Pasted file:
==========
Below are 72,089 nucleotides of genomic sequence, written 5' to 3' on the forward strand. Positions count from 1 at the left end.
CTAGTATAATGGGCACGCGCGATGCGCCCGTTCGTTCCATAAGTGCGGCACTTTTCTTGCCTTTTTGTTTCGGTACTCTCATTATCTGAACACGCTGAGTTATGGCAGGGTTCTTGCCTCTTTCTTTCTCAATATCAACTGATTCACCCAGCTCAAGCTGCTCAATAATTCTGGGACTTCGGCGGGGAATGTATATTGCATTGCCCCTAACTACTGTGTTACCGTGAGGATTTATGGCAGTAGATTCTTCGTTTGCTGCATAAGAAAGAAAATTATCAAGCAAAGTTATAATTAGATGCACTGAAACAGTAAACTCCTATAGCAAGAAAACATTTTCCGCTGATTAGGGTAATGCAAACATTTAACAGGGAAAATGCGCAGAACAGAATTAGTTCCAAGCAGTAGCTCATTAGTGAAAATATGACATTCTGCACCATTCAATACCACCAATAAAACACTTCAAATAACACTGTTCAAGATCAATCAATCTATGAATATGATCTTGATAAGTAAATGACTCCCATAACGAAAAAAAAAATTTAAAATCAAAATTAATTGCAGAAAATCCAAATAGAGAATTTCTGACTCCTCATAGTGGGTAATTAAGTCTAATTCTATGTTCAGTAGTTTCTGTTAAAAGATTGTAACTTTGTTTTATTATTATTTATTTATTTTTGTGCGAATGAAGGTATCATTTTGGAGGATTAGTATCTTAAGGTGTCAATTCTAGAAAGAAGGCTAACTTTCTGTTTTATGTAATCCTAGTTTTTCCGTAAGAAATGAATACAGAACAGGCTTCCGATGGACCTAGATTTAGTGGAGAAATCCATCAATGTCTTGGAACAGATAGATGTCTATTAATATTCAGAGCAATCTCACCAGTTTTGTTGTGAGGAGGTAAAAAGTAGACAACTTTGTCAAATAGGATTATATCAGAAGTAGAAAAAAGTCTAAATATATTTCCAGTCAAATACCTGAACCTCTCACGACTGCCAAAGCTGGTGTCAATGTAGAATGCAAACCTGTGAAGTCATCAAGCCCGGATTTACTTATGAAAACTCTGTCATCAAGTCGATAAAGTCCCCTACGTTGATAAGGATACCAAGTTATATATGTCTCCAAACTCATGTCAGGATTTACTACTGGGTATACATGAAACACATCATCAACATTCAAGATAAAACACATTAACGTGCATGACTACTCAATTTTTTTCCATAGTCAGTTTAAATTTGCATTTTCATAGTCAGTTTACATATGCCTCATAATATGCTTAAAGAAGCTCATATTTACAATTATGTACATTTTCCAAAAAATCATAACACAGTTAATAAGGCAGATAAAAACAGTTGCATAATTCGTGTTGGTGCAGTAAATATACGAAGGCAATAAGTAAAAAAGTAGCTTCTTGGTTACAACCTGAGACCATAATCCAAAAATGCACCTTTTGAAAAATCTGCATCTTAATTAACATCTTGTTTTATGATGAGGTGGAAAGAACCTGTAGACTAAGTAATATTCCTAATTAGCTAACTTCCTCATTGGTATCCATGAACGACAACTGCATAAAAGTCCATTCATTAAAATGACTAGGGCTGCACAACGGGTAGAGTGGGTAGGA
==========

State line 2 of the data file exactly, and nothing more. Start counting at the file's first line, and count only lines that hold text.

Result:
CTAGTATAATGGGCACGCGCGATGCGCCCGTTCGTTCCATAAGTGCGGCACTTTTCTTGCCTTTTTGTTTCGGTACTCTCATTATCTGAACACGCTGAGTTATGGCAGGGTTCTTGCCTCTTTCTTTCTCAATATCAACTGATTCACCCAGCTCAAGCTGCTCAATAATTCTGGGACTTCGGCGGGGAATGTATATTGCATTGCCCCTAACTACTGTGTTACCGTGAGGATTTATGGCAGTAGATTCTTCGTTTGCTGCATAAGAAAGAAAATTATCAAGCAAAGTTATAATTAGATGCACTGAAACAGTAAACTCCTATAGCAAGAAAACATTTTCCGCTGATTAGGGTAATGCAAACATTTAACAGGGAAAATGCGCAGAACAGAATTAGTTCCAAGCAGTAGCTCATTAGTGAAAATATGACATTCTGCACCATTCAATACCACCAATAAAACACTTCAAATAACACTGTTCAAGATCAATCAATCTATGAATATGATCTTGATAAGTAAATGACTCCCATAACGAAAAAAAAAATTTAAAATCAAAATTAATTGCAGAAAATCCAAATAGAGAATTTCTGACTCCTCATAGTGGGTAATTAAGTCTAATTCTATGTTCAGTAGTTTCTGTTAAAAGATTGTAACTTTGTTTTATTATTATTTATTTATTTTTGTGCGAATGAAGGTATCATTTTGGAGGATTAGTATCTTAAGGTGTCAATTCTAGAAAGAAGGCTAACTTTCTGTTTTATGTAATCCTAGTTTTTCCGTAAGAAATGAATACAGAACAGGCTTCCGATGGACCTAGATTTAGTGGAGAAATCCATCAATGTCTTGGAACAGATAGATGTCTATTAATATTCAGAGCAATCTCACCAGTTTTGTTGTGAGGAGGTAAAAAGTAGACAACTTTGTCAAATAGGATTATATCAGAAGTAGAAAAAAGTCTAAATATATTTCCAGTCAAATACCTGAACCTCTCACGACTGCCAAAGCTGGTGTCAATGTAGAATGCAAACCTGTGAAGTCATCAAGCCCGGATTTACTTATGAAAACTCTGTCATCAAGTCGATAAAGTCCCCTACGTTGATAAGGATACCAAGTTATATATGTCTCCAAACTCATGTCAGGATTTACTACTGGGTATACATGAAACACATCATCAACATTCAAGATAAAACACATTAACGTGCATGACTACTCAATTTTTTTCCATAGTCAGTTTAAATTTGCATTTTCATAGTCAGTTTACATATGCCTCATAATATGCTTAAAGAAGCTCATATTTACAATTATGTACATTTTCCAAAAAATCATAACACAGTTAATAAGGCAGATAAAAACAGTTGCATAATTCGTGTTGGTGCAGTAAATATACGAAGGCAATAAGTAAAAAAGTAGCTTCTTGGTTACAACCTGAGACCATAATCCAAAAATGCACCTTTTGAAAAATCTGCATCTTAATTAACATCTTGTTTTATGATGAGGTGGAAAGAACCTGTAGACTAAGTAATATTCCTAATTAGCTAACTTCCTCATTGGTATCCATGAACGACAACTGCATAAAAGTCCATTCATTAAAATGACTAGGGCTGCACAACGGGTAGAGTGGGTAGGA